Dan deChellis's Chamber Ensemble: With More than a Passing Interest
(Sachimay: No Number)
Dan deChellis (piano), Katt Hernandez (violin), Gary Fieldman (percussion), Anita deChellis (voice), James Coleman (theremin)
Dan deChellis and Philip Tomasic: As If To Remind Us
(Sachimay: No Number)
Dan deChellis (piano), Philip Tomasic (guitar)
DeChellis is one of many improvising musicians who feel close to the "new music" tradition despite the obvious absence of through-composition in his work. He does, however, organise his music somewhat in advance, using a variety of strategies which are less interesting than the results themselves.
"With More..." (don't be put off by the titles) is an album of quintet improvisations led by deChellis and all of medium-long duration (9-15 mins). The performers play it pretty straight, and you could be forgiven for thinking this was a contemporary classical disc except perhaps for Hernandez's violin, which has a ronsiny, unfinished sound.
Inevitably, these pieces are dominated by Anita deChellis's vocal performances, which are fortunately extremely robust, lively affairs. She enjoys improvvising with sounds, but she's quite capable of belting out a few big notes, which is sometimes just what this sort of thing calls for. She is, however, often willing to melt into the ensemble to give the others space to move.
Space is, indeed, one of the defining virtues of this music. It never feels crowded; deChellis, one way or another, has found a way to replicate the kind of layered, perforated sound which chamber groups get when playing, say, Boulez. This is tough to do in improvised music and credit is due both to him as the arranger and to the individual players.
Hernandez's tone is indeed a bit out of place, if the place is a classical ensemble. Of course it isn't, and she sounds great; a strong feature at the opening of track two reveaks a splendidly imaginative, singing style with enormous sensitivity to the effects of microtonal movements of pitch on what her fellow musicians are doing.
Hernandez and deChellis are, almost of necessity, the most note-oriented of these five. Anita deChellis is situated between them and the determinedly non-pitched world of Fieldman or the ever-gliding sounds of Coleman's theremmin.
Fieldman is the most conventionally "improv" of the lot, although it's hard to see how he could be otherwise; his contributions provide a reminder of this music's slightly bizarre hybrid state. Coleman swoops around this music with the kind of control and intelligence which isn't easy to attain on this hard-to-make-much-of instrument. Far from being a mere sound-effects guy, Coleman plays real music here.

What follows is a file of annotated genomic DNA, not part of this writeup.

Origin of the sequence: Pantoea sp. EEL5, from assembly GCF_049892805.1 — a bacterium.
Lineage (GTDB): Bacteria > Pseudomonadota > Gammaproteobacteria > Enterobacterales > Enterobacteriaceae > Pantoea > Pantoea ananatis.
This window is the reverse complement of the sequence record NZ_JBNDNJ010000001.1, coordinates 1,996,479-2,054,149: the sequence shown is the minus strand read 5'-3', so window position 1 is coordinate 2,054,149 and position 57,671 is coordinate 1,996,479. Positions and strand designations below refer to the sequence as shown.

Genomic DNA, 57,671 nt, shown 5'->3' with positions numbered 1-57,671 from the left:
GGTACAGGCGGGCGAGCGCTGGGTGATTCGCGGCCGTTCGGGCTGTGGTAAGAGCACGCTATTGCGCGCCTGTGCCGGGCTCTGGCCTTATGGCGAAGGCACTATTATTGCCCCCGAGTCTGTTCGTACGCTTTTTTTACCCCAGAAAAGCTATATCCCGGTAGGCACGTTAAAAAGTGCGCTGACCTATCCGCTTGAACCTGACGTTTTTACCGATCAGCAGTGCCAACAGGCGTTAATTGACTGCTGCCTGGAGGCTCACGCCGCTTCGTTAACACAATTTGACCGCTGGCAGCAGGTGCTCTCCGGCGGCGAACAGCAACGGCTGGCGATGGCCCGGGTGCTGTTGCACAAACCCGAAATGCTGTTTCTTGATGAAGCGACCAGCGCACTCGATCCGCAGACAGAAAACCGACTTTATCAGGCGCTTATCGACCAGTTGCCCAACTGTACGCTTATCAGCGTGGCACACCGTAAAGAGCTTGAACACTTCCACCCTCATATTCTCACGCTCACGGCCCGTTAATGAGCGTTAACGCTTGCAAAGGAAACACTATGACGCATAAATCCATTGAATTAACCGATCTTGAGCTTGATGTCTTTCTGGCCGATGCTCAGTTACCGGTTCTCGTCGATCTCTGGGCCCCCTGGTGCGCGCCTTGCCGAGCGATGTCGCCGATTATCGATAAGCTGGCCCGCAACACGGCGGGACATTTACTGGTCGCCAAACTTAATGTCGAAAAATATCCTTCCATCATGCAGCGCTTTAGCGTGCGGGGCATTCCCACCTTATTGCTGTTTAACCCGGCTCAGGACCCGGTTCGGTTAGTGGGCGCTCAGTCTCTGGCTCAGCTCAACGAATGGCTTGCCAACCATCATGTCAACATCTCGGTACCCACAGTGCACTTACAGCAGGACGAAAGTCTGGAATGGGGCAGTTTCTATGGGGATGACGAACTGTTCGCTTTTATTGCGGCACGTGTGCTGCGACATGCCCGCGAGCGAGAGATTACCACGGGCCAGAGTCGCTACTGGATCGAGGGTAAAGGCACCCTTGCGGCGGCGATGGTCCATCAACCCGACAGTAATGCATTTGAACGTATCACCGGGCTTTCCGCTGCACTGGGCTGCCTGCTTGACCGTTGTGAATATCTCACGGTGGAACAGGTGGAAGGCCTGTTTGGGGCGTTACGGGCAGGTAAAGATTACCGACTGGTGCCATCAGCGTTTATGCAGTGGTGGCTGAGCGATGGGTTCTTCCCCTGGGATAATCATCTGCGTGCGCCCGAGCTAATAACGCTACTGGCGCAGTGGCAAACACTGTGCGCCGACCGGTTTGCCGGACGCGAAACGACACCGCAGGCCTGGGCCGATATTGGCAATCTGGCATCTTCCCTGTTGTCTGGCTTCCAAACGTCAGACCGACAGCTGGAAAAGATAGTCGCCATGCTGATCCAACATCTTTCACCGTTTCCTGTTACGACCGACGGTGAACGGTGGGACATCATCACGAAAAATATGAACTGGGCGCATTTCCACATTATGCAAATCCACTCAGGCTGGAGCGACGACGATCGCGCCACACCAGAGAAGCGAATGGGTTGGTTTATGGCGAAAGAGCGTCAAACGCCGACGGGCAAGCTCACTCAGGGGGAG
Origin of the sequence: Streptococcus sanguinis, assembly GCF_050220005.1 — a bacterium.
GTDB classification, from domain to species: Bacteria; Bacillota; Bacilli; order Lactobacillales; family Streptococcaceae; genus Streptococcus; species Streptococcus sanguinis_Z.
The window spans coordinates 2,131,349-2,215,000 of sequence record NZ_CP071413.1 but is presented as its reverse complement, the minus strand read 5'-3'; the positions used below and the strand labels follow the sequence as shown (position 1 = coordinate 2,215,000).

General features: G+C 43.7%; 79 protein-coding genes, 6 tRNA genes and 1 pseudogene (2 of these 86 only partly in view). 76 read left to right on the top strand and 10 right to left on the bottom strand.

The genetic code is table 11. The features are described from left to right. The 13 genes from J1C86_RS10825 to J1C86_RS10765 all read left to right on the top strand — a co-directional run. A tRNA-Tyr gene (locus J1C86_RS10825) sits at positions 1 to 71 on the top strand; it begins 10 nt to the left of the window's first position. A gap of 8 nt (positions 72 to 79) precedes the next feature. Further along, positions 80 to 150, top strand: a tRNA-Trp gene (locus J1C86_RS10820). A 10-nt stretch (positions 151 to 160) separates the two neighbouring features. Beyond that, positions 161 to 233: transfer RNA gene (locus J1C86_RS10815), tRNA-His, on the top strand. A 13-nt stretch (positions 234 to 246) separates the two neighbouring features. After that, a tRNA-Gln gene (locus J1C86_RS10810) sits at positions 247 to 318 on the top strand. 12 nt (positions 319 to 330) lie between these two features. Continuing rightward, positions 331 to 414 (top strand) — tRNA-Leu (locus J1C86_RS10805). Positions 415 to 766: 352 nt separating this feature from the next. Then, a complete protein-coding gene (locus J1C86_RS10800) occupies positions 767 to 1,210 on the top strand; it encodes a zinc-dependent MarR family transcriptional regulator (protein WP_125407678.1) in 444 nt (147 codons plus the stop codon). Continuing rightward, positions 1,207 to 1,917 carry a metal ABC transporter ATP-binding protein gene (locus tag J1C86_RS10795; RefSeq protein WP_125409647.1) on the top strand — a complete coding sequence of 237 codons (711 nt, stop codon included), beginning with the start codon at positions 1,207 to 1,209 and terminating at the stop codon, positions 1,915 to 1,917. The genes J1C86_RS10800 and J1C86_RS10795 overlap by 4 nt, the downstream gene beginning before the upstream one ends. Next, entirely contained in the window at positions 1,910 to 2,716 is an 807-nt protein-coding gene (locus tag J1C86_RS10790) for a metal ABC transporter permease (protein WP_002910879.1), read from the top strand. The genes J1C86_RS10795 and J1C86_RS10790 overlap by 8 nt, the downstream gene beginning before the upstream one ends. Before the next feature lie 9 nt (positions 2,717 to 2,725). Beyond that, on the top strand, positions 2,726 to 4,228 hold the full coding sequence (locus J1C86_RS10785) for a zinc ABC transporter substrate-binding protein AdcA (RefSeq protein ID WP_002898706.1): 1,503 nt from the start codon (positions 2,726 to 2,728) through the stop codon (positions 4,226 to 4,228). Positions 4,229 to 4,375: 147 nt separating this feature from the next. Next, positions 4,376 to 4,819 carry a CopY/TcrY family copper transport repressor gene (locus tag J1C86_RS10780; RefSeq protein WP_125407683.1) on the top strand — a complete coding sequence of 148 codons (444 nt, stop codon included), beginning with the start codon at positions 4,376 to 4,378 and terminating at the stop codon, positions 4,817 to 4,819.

The four pieces represented here have all the calm rapturousness of really5 good modernist vocal music. They are Romantic the way Schoenberg or Boulez is Romantic, and they are truly wonderful things. Whether composition or improvisation is the best way to achieve them will continue to be a vexed question, but deChellis adds to the mounting case for the latter's viability.
The music on "As If To Remind Us" isn't much like this. DeChellis still plays with his rather serious, legit phrasing, but duo partner Tomasic sounds nothing like a receitalist.
He's an explosive player (they both are), very dynamic and full of slightly twisted articulations. DeChellis is a hard, crisp pianist and Tomasic fizzes and pops around him with an almost mischievous lightness of touch. The contrast is immediately likeable; DeChellis's hammered notes against the sly indirection of th guitar.
Tomasic makes much use of the tremolo bar to create swooping or wavering glissandi. His overall approach is almost speech-like and certainly not the kind of scrabbly stuff one often hears from avant guitarists too lazy to develop an interesting technique. His partner plays the piano with intense concentration. His language is ne of clusters, rushing chromatic splashes and thumping dissonances along with calmer, more reflective stuff, but a more different player from Cecil Taylor, to whom all such players must by some unwritten law e compared, could hardly be wished for. Abandoning the sort of thematic development of which Taylor the a master, and untroubled by the harmonic underpinning of jazz, deChellis is following an entirely diferent route.
These discs, released on DeChellis's own Sachimay label, are efficiently but unglamorously packaged (laser-printed inserts, sticky labels on the CDs), but such releases do offer the opportunity to hear exactly what the musicians wanted, with no interference and, perhaps more importantly, no pressure, real or percieved, to deliver anything other than the music they wanted to play. Both are superb, better indeed than many similar things which will come out in more glamorous packages over then coming months. Inside these is some real substance.